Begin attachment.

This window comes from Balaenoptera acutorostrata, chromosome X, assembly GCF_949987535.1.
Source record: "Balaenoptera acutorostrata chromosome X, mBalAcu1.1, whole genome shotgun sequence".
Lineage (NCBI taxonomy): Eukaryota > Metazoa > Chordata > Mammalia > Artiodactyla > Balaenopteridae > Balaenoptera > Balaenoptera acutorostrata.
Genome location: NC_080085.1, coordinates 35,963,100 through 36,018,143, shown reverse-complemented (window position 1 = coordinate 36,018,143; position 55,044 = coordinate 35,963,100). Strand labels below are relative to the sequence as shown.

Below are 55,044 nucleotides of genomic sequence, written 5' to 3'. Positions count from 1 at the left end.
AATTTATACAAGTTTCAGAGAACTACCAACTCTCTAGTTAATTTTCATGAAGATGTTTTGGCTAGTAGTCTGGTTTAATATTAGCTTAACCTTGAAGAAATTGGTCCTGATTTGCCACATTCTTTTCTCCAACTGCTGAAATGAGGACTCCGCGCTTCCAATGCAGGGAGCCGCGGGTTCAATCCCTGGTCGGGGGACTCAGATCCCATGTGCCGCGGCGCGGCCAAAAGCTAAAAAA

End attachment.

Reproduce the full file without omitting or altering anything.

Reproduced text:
This window comes from Balaenoptera acutorostrata, chromosome X, assembly GCF_949987535.1.
Source record: "Balaenoptera acutorostrata chromosome X, mBalAcu1.1, whole genome shotgun sequence".
Lineage (NCBI taxonomy): Eukaryota > Metazoa > Chordata > Mammalia > Artiodactyla > Balaenopteridae > Balaenoptera > Balaenoptera acutorostrata.
Genome location: NC_080085.1, coordinates 35,963,100 through 36,018,143, shown reverse-complemented (window position 1 = coordinate 36,018,143; position 55,044 = coordinate 35,963,100). Strand labels below are relative to the sequence as shown.

Below are 55,044 nucleotides of genomic sequence, written 5' to 3'. Positions count from 1 at the left end.
AATTTATACAAGTTTCAGAGAACTACCAACTCTCTAGTTAATTTTCATGAAGATGTTTTGGCTAGTAGTCTGGTTTAATATTAGCTTAACCTTGAAGAAATTGGTCCTGATTTGCCACATTCTTTTCTCCAACTGCTGAAATGAGGACTCCGCGCTTCCAATGCAGGGAGCCGCGGGTTCAATCCCTGGTCGGGGGACTCAGATCCCATGTGCCGCGGCGCGGCCAAAAGCTAAAAAA